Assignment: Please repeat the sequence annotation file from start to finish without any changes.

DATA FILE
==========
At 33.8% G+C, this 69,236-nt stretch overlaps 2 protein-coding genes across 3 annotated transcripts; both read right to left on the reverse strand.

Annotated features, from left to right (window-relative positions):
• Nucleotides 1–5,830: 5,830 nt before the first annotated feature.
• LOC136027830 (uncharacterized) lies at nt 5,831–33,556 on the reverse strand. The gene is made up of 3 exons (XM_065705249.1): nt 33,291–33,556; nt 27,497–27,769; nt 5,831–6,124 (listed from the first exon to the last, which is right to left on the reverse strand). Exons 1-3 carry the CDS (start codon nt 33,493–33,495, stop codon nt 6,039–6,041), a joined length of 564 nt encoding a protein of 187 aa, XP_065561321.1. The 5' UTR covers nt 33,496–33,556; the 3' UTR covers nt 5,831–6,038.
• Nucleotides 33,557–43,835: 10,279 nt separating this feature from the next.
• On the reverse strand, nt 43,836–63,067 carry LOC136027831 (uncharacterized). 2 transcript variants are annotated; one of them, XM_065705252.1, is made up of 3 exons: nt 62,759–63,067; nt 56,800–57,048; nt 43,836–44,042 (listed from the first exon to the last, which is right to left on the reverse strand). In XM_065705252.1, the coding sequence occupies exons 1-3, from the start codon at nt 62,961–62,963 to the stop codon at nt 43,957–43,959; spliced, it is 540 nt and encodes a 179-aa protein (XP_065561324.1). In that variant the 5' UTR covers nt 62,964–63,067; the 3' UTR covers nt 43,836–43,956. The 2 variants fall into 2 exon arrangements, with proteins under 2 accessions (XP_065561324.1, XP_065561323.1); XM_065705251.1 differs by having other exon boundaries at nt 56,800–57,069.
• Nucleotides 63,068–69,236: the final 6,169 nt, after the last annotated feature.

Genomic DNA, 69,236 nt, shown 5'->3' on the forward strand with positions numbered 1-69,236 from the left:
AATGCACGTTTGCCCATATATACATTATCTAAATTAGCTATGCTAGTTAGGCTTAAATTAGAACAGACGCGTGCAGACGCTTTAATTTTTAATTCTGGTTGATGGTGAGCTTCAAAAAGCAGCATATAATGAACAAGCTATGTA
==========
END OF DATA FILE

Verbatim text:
At 33.8% G+C, this 69,236-nt stretch overlaps 2 protein-coding genes across 3 annotated transcripts; both read right to left on the reverse strand.

Annotated features, from left to right (window-relative positions):
• Nucleotides 1–5,830: 5,830 nt before the first annotated feature.
• LOC136027830 (uncharacterized) lies at nt 5,831–33,556 on the reverse strand. The gene is made up of 3 exons (XM_065705249.1): nt 33,291–33,556; nt 27,497–27,769; nt 5,831–6,124 (listed from the first exon to the last, which is right to left on the reverse strand). Exons 1-3 carry the CDS (start codon nt 33,493–33,495, stop codon nt 6,039–6,041), a joined length of 564 nt encoding a protein of 187 aa, XP_065561321.1. The 5' UTR covers nt 33,496–33,556; the 3' UTR covers nt 5,831–6,038.
• Nucleotides 33,557–43,835: 10,279 nt separating this feature from the next.
• On the reverse strand, nt 43,836–63,067 carry LOC136027831 (uncharacterized). 2 transcript variants are annotated; one of them, XM_065705252.1, is made up of 3 exons: nt 62,759–63,067; nt 56,800–57,048; nt 43,836–44,042 (listed from the first exon to the last, which is right to left on the reverse strand). In XM_065705252.1, the coding sequence occupies exons 1-3, from the start codon at nt 62,961–62,963 to the stop codon at nt 43,957–43,959; spliced, it is 540 nt and encodes a 179-aa protein (XP_065561324.1). In that variant the 5' UTR covers nt 62,964–63,067; the 3' UTR covers nt 43,836–43,956. The 2 variants fall into 2 exon arrangements, with proteins under 2 accessions (XP_065561324.1, XP_065561323.1); XM_065705251.1 differs by having other exon boundaries at nt 56,800–57,069.
• Nucleotides 63,068–69,236: the final 6,169 nt, after the last annotated feature.

Genomic DNA, 69,236 nt, shown 5'->3' on the forward strand with positions numbered 1-69,236 from the left:
AATGCACGTTTGCCCATATATACATTATCTAAATTAGCTATGCTAGTTAGGCTTAAATTAGAACAGACGCGTGCAGACGCTTTAATTTTTAATTCTGGTTGATGGTGAGCTTCAAAAAGCAGCATATAATGAACAAGCTATGTA